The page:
But children are inevitably compelled by the disgusting. I was also really hungry, and so back to the table I strode, and despite the foul funk emanating from the cheese plate, I tore a piece of flatbread in half, and swiped it down into the thick, creamy goo, taking some of its soft orange rind with it. My eyes teared furiously, but I persevered — I preferred any cheese to the creepy beige spread that stung my taste buds — and became incredulous when, shock of shocks, I found that it was mild and delicate, and even slightly floral. It was gorgeous, and sweet, and utterly, seductively, addictive. That day marked two key life experiences: the server that Tom hired kept handing me glasses of orange juice which, unbeknownst to either of us, were Screwdrivers, and which got me completely polluted for the first time in my life. And by the time the party was over, I had eaten an entire round of Epoisses all by myself.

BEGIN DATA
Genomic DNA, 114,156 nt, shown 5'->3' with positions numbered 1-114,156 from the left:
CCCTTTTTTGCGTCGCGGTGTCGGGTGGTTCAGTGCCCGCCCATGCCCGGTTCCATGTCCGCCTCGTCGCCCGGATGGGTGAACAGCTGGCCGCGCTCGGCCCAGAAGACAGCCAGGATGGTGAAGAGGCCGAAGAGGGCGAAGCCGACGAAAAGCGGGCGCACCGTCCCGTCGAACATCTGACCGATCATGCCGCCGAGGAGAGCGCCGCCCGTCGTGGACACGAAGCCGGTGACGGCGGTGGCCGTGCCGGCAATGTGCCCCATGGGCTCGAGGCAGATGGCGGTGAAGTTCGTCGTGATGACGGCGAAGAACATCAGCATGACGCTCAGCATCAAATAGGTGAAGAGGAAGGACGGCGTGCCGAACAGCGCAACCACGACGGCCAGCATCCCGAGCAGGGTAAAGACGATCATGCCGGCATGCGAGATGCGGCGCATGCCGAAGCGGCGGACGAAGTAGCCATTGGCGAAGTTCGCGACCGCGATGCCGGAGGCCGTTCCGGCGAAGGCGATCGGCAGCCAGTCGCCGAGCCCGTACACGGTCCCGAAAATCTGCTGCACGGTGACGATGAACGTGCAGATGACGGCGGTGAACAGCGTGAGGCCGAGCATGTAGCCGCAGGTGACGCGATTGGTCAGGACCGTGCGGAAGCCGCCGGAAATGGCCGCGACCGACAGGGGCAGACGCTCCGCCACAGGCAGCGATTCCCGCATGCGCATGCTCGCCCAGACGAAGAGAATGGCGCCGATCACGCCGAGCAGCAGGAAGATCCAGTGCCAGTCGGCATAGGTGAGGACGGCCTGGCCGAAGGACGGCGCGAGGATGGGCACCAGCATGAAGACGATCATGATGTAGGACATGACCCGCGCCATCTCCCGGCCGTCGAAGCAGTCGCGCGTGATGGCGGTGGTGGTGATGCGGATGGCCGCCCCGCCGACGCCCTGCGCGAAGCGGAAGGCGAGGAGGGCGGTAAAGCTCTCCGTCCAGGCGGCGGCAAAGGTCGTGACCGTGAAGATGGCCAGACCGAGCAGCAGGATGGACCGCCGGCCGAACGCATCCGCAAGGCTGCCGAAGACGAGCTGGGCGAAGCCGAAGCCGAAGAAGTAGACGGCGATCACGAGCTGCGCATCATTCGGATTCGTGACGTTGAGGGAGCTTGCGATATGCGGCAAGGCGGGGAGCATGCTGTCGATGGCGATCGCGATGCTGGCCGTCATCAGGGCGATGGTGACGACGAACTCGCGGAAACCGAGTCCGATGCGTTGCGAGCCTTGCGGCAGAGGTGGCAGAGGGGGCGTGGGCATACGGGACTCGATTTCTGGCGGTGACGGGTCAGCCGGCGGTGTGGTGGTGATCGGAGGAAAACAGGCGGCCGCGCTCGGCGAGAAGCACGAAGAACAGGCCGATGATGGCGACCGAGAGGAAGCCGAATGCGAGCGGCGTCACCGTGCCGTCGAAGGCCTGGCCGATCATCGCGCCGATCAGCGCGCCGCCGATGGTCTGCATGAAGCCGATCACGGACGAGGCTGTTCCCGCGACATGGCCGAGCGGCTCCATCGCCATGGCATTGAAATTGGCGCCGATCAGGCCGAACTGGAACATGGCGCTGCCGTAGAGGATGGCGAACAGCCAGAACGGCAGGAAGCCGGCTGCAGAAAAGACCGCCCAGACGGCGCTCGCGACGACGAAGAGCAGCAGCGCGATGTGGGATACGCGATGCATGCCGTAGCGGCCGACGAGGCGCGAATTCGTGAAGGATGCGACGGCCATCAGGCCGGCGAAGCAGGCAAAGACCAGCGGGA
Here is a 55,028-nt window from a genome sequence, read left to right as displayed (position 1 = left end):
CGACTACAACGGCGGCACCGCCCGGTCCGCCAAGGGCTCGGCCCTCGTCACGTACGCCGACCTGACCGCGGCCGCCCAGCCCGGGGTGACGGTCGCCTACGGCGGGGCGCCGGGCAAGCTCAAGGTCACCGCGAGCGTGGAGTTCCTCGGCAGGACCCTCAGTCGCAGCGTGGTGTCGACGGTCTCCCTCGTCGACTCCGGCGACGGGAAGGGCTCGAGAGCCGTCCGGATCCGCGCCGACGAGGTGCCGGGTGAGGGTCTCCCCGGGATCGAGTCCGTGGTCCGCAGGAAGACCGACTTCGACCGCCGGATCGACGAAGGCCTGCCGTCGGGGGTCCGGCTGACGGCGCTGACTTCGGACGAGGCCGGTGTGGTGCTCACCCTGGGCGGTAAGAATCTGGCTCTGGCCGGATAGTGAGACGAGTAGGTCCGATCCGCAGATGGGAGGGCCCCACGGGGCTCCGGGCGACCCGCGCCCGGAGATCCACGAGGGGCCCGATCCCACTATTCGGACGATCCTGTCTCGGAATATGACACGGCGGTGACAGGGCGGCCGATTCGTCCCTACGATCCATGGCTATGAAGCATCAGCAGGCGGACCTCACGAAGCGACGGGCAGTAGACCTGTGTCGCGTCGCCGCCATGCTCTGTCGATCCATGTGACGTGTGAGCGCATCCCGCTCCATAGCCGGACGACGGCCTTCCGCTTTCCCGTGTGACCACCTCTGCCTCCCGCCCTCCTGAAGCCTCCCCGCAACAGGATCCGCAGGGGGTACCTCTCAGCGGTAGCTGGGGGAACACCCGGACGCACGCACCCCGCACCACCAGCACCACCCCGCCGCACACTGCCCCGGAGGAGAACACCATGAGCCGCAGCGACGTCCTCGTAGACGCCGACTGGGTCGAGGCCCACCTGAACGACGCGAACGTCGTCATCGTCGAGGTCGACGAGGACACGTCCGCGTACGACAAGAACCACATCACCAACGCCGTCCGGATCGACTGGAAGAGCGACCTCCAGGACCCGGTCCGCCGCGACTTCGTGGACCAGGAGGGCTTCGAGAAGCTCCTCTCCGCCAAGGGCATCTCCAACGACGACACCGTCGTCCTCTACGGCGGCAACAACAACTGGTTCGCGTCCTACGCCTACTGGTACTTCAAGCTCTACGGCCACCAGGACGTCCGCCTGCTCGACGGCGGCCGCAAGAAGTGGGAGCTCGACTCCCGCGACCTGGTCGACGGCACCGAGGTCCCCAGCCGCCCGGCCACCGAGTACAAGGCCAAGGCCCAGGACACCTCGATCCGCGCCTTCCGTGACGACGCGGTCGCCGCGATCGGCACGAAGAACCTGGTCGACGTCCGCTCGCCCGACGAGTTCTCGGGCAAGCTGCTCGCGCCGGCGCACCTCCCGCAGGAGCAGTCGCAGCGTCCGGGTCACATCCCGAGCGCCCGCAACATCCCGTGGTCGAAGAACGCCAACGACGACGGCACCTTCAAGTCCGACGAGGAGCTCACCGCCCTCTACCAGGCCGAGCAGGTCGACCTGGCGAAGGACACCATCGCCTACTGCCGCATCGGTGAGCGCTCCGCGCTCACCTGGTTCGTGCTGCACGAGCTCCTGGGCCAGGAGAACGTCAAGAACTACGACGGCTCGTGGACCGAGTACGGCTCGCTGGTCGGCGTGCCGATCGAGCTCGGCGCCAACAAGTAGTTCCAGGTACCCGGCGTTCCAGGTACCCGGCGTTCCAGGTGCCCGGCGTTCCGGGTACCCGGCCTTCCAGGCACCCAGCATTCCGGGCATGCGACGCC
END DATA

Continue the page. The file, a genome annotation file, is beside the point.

Stinking drunk about covers it.
To this day, I am drawn to Epoisses — to any pungent washed-rind cheese — like metal to magnet. Plunk me down in a cheese shop, and I’ll almost always by-pass the crumbling Wensleydale and the remarkable Humboldt Fog (both of which I adore) if there’s washed-rind to be found. A few weeks ago, on my way home to Connecticut from Manhattan, I stopped off at Murray’s Cheese Shop at the Grand Central Station Market, and asked for Munster, which is as stinky, if not actually stinkier, than Epoisses.
“You mean sliced deli cheese?” the woman behind the counter snarked.
“No, I don’t mean sliced deli cheese–” I snarked back. “I assumed you knew what I was talking about—” I added.
She blushed; Munster — real AOC Munster from Alsace — is about as far away from the delified dreck that we’ve compressed it into as orange American Cheese singles are from Isle of Mull Cheddar.
The sales woman softened; she had none left, she said.
“Anything like it?” I asked.
“Unfortunately not,” she apologized, shaking her head.
I thanked her for her kind help and started to walk away when I saw a perfect alternative, wrapped in foil and left out at room temperature, where it was sure to be tender and runny and its odor chokingly remarkable.
There it was: 1960s American Joke Cheese.